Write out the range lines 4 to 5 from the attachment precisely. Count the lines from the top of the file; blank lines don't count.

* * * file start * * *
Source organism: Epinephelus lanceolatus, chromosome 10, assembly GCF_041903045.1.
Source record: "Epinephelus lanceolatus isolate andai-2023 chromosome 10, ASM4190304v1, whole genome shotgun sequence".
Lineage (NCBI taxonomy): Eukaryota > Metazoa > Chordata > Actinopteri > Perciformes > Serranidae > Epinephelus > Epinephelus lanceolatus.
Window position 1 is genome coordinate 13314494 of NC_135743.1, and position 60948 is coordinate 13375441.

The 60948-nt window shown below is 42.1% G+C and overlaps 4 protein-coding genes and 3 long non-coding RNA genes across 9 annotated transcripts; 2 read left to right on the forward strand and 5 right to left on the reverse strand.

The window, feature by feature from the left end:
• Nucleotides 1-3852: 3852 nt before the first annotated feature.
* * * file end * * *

Window position 1 is genome coordinate 13314494 of NC_135743.1, and position 60948 is coordinate 13375441.

The 60948-nt window shown below is 42.1% G+C and overlaps 4 protein-coding genes and 3 long non-coding RNA genes across 9 annotated transcripts; 2 read left to right on the forward strand and 5 right to left on the reverse strand.